Star support for Paul McGrath’s Golf Classic in aid of CF

Star support for Paul McGrath’s Golf Classic in aid of CF


A host of well known names turn out to support Cystic Fibrosis

The sun was shining by the sea at Arklow Golf Club where soccer legend Paul McGrath hosted his annual Charity Golf Classic in aid of the Cystic Fibrosis Association of Ireland (CFAI) on Friday (16th July 2010). 

The event was the idea of young Cystic Fibrosis (CF) patient Ronan Cahill (age 10) who played a huge part in organising the day, even going as far as designing the special event logo that adorned the players clothing!

A number of personalities played on the day to support this worthy cause including soccer greats John Giles and  Ronnie Whelan, RTE sports broadcaster Darragh Moloney, boxer Bernard Dunne, rugby stars Reggie Corrigan, Shane Byrne and Shane Horgan. 

A host of other well known names including TV personalities Brian Ormonde and George McMahon, Louis Kilcoyne, Gerald Kean, actor Simon Delaney, comedian Syl Fox and The Apprentice Steve Rainer also played on the day.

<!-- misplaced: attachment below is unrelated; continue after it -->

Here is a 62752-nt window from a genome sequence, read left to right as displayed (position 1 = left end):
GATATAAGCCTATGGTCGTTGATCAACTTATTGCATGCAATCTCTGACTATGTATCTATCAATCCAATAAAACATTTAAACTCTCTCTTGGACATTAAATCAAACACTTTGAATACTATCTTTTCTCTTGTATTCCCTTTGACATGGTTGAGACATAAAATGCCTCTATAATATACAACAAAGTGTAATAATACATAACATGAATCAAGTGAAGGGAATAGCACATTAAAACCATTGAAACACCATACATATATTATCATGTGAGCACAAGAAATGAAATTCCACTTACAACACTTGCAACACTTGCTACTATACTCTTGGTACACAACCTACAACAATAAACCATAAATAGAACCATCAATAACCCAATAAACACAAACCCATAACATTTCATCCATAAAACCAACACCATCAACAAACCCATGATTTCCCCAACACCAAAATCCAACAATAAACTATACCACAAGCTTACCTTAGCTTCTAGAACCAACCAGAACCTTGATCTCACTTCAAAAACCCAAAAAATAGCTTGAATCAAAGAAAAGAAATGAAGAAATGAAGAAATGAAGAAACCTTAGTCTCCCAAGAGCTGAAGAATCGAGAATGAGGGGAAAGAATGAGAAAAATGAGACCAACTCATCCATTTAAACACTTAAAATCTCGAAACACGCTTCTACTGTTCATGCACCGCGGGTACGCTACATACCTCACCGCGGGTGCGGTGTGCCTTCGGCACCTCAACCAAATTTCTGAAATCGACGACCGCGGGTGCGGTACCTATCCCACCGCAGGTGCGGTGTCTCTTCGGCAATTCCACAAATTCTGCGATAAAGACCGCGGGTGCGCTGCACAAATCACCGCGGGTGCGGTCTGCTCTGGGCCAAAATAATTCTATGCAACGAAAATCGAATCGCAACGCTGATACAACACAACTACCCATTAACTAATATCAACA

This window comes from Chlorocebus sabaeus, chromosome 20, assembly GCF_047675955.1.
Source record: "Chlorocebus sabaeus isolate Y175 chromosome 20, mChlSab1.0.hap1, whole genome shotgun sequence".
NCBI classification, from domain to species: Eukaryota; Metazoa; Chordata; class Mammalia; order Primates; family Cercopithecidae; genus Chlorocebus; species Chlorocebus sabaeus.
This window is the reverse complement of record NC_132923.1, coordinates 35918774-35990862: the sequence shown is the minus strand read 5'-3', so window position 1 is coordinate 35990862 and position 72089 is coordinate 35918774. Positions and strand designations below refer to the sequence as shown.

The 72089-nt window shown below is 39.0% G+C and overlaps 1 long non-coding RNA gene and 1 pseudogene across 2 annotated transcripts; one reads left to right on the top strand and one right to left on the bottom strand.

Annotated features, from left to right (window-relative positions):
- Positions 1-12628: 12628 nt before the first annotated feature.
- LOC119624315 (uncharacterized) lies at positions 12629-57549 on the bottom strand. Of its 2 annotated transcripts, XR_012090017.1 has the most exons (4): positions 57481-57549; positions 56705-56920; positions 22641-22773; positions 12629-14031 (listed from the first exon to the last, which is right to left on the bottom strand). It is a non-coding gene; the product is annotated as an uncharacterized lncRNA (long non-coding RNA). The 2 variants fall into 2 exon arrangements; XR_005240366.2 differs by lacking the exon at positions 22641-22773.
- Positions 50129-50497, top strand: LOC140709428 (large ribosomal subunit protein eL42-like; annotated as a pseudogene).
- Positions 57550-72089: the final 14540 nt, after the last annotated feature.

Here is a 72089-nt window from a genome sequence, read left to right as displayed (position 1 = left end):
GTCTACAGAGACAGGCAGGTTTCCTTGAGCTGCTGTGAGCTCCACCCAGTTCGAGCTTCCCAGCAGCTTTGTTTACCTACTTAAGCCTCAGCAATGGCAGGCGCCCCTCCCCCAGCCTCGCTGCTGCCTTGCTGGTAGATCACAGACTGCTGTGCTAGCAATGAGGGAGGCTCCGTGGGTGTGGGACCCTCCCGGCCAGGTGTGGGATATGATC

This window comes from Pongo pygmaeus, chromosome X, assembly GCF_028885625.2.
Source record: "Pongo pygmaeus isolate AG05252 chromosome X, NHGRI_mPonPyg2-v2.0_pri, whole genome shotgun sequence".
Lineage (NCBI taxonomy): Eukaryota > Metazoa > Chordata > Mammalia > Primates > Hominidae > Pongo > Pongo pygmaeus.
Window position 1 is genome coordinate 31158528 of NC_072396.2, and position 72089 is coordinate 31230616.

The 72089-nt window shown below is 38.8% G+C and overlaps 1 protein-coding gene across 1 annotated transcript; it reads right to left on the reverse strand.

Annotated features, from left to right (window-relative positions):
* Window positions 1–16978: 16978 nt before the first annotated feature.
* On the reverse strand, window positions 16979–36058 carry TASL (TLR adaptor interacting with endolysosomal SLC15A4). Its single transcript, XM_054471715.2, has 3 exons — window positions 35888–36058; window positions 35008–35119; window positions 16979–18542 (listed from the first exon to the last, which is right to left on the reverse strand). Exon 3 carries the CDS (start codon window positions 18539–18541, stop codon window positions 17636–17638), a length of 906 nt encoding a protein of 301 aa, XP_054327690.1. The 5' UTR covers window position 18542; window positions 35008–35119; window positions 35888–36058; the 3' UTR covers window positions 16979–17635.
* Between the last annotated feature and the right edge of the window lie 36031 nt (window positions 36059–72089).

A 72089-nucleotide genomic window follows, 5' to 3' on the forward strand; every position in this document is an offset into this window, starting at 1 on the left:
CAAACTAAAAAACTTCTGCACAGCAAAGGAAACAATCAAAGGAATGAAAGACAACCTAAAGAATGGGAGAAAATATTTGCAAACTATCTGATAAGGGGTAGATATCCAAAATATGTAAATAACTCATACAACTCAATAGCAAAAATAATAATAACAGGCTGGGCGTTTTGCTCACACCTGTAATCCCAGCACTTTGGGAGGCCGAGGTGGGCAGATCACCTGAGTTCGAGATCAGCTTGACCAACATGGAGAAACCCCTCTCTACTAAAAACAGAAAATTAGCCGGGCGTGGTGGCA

All proceeds from the four ball scramble event go towards vital medical equipment needed for the Cystic Fibrosis unit in Children’s University Hospital, Temple Street, Dublin.

The evening was rounded off with a fabulous four course meal in the Arklow Golf Club clubhouse with a charity auction and a brilliant night’s entertainment by musical legends Mary Black, Brian Kennedy and Don Baker and his big band.

Recently Paul McGrath was announced as a patron of CFAI, and speaking at the Golf Classic he said: “I’ve chosen to support CFAI as I’ve witnessed firsthand, through a friend, the reality of living with CF in Ireland, and why the proper facilities are so vital. If I can help in any small way to improve the quality of life for people living with CF in Ireland I’ll try my best to do so. The support for this event so far has been incredible and it promises to be a great day for all involved.”

CF is Ireland’s most common life threatening inherited disease.  Ireland has the highest prevalence of CF in the world, with 1 in 19 carrying the CF gene.  Ireland also has the most severe strain of the CF gene in the developed world.  Despite this, facilities for CF patients in our hospitals are below European standards. Today, people with CF can expect to live a near normal, full and productive life, provided that the correct facilities are in place, particularly isolation facilities in hospitals. 

Further information on the event can be found on

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